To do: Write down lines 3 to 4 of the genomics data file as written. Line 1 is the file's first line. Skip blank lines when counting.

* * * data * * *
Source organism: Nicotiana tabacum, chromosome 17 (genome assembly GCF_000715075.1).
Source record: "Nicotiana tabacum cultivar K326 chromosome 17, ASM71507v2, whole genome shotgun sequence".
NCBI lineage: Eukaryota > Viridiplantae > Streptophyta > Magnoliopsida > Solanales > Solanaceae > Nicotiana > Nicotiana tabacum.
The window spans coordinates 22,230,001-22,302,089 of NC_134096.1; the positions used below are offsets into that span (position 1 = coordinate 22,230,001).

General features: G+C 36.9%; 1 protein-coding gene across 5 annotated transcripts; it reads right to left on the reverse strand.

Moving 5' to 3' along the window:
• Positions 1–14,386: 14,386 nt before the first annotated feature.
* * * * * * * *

NCBI lineage: Eukaryota > Viridiplantae > Streptophyta > Magnoliopsida > Solanales > Solanaceae > Nicotiana > Nicotiana tabacum.
The window spans coordinates 22,230,001-22,302,089 of NC_134096.1; the positions used below are offsets into that span (position 1 = coordinate 22,230,001).